reviewed here) was a Cybils finalist, and her second book, Sorrow's Knot (reviewed here) was equally unique and enjoyable in my opinion, working with recognizable mythology and folk tales to weave a new, relevant, and gripping story.
The newly released The Scorpion Rules, like those two, creates a world that is recognizable as based on our own, but unlike the previous two, we are plunged not into a mythical past or present but a frightening dystopian future ruled by an all-too-humanlike AI. That AI, Talis, is the voice which starts the story, in an excerpt from his "Holy Utterances" describing how he all but destroyed humanity in order to save it. In the aftermath, Talis created the Children of Peace: 400 years later, and the heirs of the remaining human nation-states are kept sequestered in safe, pastoral Preceptures—not for their own safety, but as hostages.
And if human nations are presumptuous enough to defy Talis and go to war, their hostages' lives are forfeit. Too bad the newly created nation the Cumberland Alliance, dry and desolate, is willing to start a war over water with its northern neighbor, the Pan-Polar Confederacy. Too bad, in particular, for the confederacy's Princess Greta. Greta's really only known life at the Precepture, going to school and farming for food under the AI's watchful panopticon. Until, that is, the Cumberland Alliance's hostage Elian suddenly appears and changes the way she sees her circumscribed world…
Peaks: One of the interesting things about this book is that the POV characters are not necessarily the "us" characters in the story. Elian, who we only see through the eyes of Greta, is the character "most like us," whose life and outlook is the most similar to the reader's. This keeps us fully immersed in the world setting, understanding it, at the same time as there's this little voice that keeps us (and Greta) questioning it. It's an interesting storytelling strategy, one which makes the reader question oneself and how easily we ourselves might be led into acceptance of a morally murky reality.
Another fascinating aspect of the story harkens back to older hard sci-fi of the Asimov era: the question it poses that perhaps we humans are unfit to govern ourselves and would be better governed by an emotionally impartial entity. And yet, as always, this begs the question of the extent to which such an entity, having been created by humans in the first place, will still mirror our flaws as much as we want it to mirror only our ideals. And Talis, the AI in this story, is in many ways all too human. I do love stories that are not afraid to pose difficult philosophical problems—but at the same time, The Scorpion Rules doesn't allow theoretical questions to impede the telling of a good story, about the indomitability of friendship and love and human connection, and the survival of the HUMAN spirit and self against impossible odds, even our own determination to destroy ourselves and each other.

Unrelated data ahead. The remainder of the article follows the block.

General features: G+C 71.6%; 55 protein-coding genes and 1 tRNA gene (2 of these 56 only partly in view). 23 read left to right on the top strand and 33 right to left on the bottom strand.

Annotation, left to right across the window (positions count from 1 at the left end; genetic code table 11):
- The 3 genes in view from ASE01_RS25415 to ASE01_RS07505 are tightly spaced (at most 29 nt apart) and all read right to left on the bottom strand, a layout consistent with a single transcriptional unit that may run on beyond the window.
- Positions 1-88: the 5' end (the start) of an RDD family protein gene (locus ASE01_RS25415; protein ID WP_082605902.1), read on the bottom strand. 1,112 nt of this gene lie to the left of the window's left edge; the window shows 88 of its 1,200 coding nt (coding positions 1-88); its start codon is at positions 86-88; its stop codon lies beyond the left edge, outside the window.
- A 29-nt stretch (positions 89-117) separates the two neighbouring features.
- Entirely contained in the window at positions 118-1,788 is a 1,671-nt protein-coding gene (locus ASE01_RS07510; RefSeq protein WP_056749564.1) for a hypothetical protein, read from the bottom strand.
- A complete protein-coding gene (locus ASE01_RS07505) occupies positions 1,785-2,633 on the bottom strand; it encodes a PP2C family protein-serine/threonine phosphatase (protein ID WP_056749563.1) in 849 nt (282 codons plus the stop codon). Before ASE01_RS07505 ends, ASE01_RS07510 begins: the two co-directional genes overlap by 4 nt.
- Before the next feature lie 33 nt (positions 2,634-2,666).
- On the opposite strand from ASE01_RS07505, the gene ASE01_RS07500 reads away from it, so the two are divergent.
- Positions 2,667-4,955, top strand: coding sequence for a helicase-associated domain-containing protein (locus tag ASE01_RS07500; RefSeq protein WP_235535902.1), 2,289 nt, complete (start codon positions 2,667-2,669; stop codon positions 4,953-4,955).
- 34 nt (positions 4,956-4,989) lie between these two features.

Valleys: I won't lie; this is a pretty strange world Greta and her companions live in. Because we are told the story primarily through Greta's viewpoint, we are given an automatic entrance into her world, but it's a rather alien one in many respects. And because Greta IS a child of her world, her reasons for doing things, her emotions, reflect that recognizable-but-fundamentally-altered worldview. For me, this meant a certain automatic distance from the narrator and the story itself, because of her rarefied existence. It's extremely well done—appropriate to the story, certainly—but part of me kept wondering what the story would have been like if we'd also gotten Elian's viewpoint, if we'd gotten to be the "us" character, even if only here and there. But maybe that would have been too much telling us what to think.
I guess what I'm saying is, if you are bothered by ambiguity, whether narrative or moral, this might be a difficult one.
Conclusion: In many ways this story reminded me of some of the most thought-provoking of adult spec fic novels—the dystopian A Canticle For Leibowitz, say (reviewed here); the more recent Station Eleven; or, of course, the classic 2001: A Space Odyssey with its rogue AI Hal. It doesn't give the reader easy answers OR easy questions, but it will make you think hard, and wonder.
I received my copy of this book courtesy of NetGalley; all comments are based on the advance review copy. You can find THE SCORPION RULES by Erin Bow at an online e-tailer, or at a real life, independent bookstore near you!